Tag: michelangelo antonioni

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A stylized shot of Michelangelo Antonioni's "The Passenger", depicting Jack Nicholson's and Maria Schneider's characters looking at each other in a car.

Traveling Ephemera: On Michelangelo Antonioni’s “The Passenger” (1975)

Michelangelo Antonioni is a director whose characters, more or less, travel within an assorted ephemera. Life unfolds in the moment and they are not left pondering the consequences. Humans are presented as a small species—lost and without a higher purpose. As example, in L’Avventura, a woman goes missing on an island only to then have her friends abandon her search midway through the film. We never see her again, and presumably neither do they, but in those moments of searching, her friends manage to seek a destination beyond their affluent lives. However, upon leaving the island, they ultimately return to their shallow endeavors. Likewise, in La Notte, which takes place over a single night, socialites breeze in and out of rooms while at a party as the evening keeps them contained. Over time, the night consumes, and it becomes the very thing that holds them in—unending and aimless. Once daylight arrives, all has gone.

The Passenger is a film where one’s identity is easily replaced by another. Have you ever wondered what it might be like to travel as someone else, and in that travel become someone else? How the story unfolds is this: David Locke (Jack Nicholson) is a reporter who is stuck in a remote town in Africa, wishing to create a political documentary. In the room across from him is Mr. Robertson (Charles Mulvehill), a man who says he has no close friends or family. The two chat in flashback after Locke uncovers Robertson’s dead body. Yet rather than inform the hotel staff that the man in the next room is dead, Locke drags the corpse across the hall and into his room. Exchanging passport photos, he assumes Robertson’s identity. Why he is willing to assume his life we don’t know, other than perhaps a plane ticket out? By remaining a short-term stranger to everyone around him, Locke can pull it off. […]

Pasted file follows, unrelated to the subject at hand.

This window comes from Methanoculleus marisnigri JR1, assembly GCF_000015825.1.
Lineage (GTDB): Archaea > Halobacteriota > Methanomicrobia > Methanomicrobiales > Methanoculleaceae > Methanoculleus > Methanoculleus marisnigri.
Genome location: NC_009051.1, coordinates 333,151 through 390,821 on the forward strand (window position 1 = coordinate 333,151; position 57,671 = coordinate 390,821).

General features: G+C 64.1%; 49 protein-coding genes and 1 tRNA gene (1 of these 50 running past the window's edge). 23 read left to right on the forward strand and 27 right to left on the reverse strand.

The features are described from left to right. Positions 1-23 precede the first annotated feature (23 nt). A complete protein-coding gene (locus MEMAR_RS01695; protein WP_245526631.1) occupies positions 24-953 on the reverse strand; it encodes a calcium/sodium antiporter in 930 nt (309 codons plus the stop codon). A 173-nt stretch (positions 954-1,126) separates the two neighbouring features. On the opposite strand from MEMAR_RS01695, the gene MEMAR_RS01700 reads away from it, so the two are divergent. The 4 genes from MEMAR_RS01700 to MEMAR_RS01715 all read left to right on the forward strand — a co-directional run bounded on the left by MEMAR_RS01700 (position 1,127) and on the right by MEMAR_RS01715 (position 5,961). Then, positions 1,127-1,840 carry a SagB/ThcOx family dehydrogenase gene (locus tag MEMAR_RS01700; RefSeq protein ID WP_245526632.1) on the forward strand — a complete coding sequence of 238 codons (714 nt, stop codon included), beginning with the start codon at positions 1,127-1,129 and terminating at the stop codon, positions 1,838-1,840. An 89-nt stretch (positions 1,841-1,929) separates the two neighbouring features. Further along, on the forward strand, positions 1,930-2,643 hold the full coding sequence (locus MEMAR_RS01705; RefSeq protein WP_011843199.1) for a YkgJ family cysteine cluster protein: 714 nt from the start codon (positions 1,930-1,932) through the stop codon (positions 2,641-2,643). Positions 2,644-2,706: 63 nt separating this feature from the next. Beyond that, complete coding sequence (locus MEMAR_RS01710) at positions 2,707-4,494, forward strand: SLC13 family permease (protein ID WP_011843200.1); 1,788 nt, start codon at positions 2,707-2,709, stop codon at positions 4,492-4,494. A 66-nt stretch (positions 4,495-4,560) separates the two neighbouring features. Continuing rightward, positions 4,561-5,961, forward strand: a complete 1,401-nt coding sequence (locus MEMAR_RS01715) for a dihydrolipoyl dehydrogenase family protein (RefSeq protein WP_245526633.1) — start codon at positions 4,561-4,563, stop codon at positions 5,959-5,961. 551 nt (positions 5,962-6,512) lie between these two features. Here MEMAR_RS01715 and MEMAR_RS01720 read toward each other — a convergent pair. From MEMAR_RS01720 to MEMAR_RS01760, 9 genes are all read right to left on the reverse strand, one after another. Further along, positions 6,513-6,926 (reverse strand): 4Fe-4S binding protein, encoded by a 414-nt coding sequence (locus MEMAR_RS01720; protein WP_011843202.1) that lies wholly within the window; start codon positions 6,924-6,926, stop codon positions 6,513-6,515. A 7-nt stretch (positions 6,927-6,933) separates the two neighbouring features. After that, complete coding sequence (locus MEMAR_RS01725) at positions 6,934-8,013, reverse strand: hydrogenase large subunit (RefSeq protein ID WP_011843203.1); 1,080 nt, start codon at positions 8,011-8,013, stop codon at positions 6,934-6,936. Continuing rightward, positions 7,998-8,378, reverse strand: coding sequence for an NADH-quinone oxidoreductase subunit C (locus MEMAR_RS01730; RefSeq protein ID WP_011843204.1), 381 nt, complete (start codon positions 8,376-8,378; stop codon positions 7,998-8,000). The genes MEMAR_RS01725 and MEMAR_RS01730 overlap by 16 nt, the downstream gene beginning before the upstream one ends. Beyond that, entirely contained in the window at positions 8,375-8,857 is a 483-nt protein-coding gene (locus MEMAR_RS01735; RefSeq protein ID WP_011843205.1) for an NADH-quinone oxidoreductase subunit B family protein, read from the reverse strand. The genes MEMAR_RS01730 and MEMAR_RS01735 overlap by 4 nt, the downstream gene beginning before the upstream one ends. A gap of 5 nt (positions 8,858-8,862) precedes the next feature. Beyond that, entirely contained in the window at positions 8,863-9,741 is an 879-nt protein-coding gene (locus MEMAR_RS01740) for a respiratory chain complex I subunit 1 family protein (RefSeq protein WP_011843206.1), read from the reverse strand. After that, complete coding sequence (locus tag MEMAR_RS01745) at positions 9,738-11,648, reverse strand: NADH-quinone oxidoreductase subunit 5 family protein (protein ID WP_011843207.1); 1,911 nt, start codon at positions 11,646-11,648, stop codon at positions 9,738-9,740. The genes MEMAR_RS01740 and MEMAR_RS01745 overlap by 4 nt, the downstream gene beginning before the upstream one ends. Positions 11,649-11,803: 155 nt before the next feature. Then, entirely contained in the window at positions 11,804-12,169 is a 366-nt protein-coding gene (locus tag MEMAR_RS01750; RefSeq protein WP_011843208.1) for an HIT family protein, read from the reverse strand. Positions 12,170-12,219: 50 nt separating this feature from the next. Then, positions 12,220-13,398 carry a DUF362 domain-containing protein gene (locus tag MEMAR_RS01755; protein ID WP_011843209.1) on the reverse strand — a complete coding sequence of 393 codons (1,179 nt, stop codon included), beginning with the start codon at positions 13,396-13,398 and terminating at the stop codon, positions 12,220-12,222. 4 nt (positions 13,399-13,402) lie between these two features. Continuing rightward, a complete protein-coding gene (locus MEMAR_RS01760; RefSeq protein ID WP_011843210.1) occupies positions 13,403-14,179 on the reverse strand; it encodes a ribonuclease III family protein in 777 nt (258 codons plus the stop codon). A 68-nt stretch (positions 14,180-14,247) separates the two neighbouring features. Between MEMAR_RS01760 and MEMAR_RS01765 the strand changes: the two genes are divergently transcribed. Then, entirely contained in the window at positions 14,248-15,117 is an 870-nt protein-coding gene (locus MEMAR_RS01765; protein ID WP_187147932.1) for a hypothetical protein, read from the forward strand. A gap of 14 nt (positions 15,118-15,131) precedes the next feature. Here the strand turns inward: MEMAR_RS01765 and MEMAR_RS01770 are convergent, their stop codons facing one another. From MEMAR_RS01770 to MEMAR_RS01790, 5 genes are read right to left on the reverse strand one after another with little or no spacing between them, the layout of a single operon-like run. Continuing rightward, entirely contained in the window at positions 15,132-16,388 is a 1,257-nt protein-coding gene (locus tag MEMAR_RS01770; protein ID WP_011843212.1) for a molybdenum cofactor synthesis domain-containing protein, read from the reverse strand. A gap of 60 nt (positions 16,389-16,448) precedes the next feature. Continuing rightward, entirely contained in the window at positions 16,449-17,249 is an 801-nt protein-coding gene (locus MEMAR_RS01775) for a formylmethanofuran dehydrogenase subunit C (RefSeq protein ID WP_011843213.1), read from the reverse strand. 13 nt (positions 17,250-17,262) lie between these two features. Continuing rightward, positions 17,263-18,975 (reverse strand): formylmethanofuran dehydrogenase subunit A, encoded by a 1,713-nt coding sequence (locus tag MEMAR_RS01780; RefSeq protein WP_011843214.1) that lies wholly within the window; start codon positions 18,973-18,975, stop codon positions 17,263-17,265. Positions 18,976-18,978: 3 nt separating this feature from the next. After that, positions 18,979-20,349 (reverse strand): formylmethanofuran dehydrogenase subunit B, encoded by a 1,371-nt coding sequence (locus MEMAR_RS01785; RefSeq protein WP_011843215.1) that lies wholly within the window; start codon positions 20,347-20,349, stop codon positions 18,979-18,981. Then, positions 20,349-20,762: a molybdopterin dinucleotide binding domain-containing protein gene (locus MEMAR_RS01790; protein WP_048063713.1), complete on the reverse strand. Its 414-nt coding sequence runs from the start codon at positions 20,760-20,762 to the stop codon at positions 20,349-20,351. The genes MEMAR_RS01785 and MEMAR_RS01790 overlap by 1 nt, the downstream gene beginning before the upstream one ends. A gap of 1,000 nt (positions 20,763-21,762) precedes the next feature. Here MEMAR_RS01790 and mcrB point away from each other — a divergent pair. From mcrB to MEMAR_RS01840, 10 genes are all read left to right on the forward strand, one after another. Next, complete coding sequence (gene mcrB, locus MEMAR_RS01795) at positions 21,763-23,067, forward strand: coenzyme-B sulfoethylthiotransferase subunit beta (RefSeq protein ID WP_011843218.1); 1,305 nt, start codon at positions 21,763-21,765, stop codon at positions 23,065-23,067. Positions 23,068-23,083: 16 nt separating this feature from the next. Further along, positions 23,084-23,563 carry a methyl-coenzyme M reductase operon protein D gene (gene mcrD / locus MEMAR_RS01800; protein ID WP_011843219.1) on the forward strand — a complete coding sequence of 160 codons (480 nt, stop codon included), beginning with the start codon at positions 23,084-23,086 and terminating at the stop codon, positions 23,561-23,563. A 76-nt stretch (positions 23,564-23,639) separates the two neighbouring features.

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A shot of Monica Vitti against an industrial backdrop in Michelangelo Antonioni's "Red Desert"

The Human Intrusion: Michelangelo Antonioni’s “Red Desert” (1964)

Prompted by the recent death of Monica Vitti (1931 – 2022), on a day my city shut down due to inclement weather, I re-watched Michelangelo Antonioni’s Red Desert. Outside, the streets iced into the night and through the blinds, I noticed that the sky glowed white. I then got to thinking that the notion of human seemed absurd, as who are we to battle nature? We hunker in our houses under heavy blankets in our defense against the outside. We are newcomers to this planet, after all. We arrive and then we depart, hoping that our presence has made some sort of impact.

Red Desert might be the most (anti-)nature film ever made. Set amid the grime of industrial plants, pollution, metal wire, and murky water, only the sky and wind remain intact. But that doesn’t stop humans from polluting it. ‘Why is the smoke yellow?’ the boy asks his mother. ‘Because it is poisonous,’ she replies. Monica Vitti plays Giuliana—a young mother who is undergoing trauma from a previous accident. Her husband, Ugo (Carlo Chonetti), works at the industrial plant she visits. It is a dirty and inhospitable wasteland, where grit and grime are the norm and where colored smoke fills the sky. She visits one day while the plant workers are on strike. Upon witnessing a man eating a sandwich, she offers to buy it even though he has already bit into it. Confused and fragile, something is amiss. […]